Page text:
One of the biggest challenges I faced was about five years ago, when I was asked to run Finisar’s 3D sensing business. I had worked for 20-plus years in datacom and was very comfortable with the technology and the customers. I could make good decisions based on my experience. I was well known and I believe I was trusted within the industry. Although the move to 3D sensing is not that different -- it was within the same company, and still used lasers, detectors, integrated circuits, and optics -- the customer base was different, the products were different, and the scale was different. I knew it would be a big challenge, and it was.
First, I felt I had to learn enough about the technology, and the products our technology was used in, to make sure we were making the right investment decisions. Then, I had to start completely from scratch with the customers, where I didn’t know anyone and they also didn’t know me. It was a new area, so even our company was not that well known or established in that space. We also had to ramp our internal manufacturing capability to volumes we had not previously demonstrated, which was another challenge. And the consumer market just has a completely different pace than the communications market. Overall, in the end, we were able to make it a success, and we’re now one of the leaders in lasers for sensing, which I’m very proud of. But it was indeed very challenging.
What advice would you give to someone embarking on a career in photonics research?
I would give a lot of thought to what type of photonics I would want to do. For myself, I might be interested in trying biophotonics as a career – it’s an interesting area and will have longevity for the future. I like the idea that there are medical and health implications, and the work that you do may directly help people.
Who has been the biggest help to you in your career?
I have worked with and been helped by many people in this industry. I had the great fortune to work with both Jerry Rawls at Finisar and Chuck Mattera at AT&T, II-VI, and now Coherent. Jerry was co-founder and CEO of Finisar, and with his support I was able to grow to run datacom engineering for the company. I learned from Jerry about focusing on customers, and with his support, during that time, we were able to demonstrate many industry firsts and release many products to production.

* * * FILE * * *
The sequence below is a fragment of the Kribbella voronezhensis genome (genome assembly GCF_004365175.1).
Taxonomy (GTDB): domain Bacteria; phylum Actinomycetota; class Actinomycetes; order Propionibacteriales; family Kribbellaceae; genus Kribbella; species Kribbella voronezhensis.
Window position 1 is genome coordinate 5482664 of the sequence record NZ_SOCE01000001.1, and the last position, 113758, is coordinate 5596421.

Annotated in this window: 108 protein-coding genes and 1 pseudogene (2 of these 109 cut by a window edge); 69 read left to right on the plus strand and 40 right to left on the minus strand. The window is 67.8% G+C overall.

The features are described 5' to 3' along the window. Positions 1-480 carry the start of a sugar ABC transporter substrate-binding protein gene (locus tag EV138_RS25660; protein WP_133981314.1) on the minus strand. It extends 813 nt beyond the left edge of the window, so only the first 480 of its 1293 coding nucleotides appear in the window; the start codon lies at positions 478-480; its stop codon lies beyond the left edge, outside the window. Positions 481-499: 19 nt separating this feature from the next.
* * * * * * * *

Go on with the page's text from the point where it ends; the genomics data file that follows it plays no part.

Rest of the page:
I met Chuck Mattera over 30 years ago when I received a fellowship from AT&T Bell Labs for graduate school. After graduate school, I worked for AT&T/Lucent/Agere for eight years and I learned a lot about technology and about making real products. Almost 20 years later, II-VI acquired Finisar and now I am working for Chuck again, first as a general manager of a business unit, and now more recently as CTO of Coherent. I have learned a lot from him and have appreciated his mentorship and support.
And, of course, I have had significant help from my husband, Lars Eng. We both have big jobs, and there is no way either of us could have achieved what we’ve achieved in our careers without the support of the other.
Who, in your opinion, are the up-and-coming R&D ‘rock stars’ in your area or organisation?
We have a lot of great technical people in our organisation. We have some of the world’s most experienced GaAs VCSEL and InP laser and detector designers. Our Järfälla, Sweden, team just showed a 200G/lane EML, and our coherent team just won the Exhibition Industry Award for optical integration for their QSFP-DD ZR module, both at the European Conference on Optical Communication (ECOC). More broadly, we have experts in almost every type of laser and many materials systems.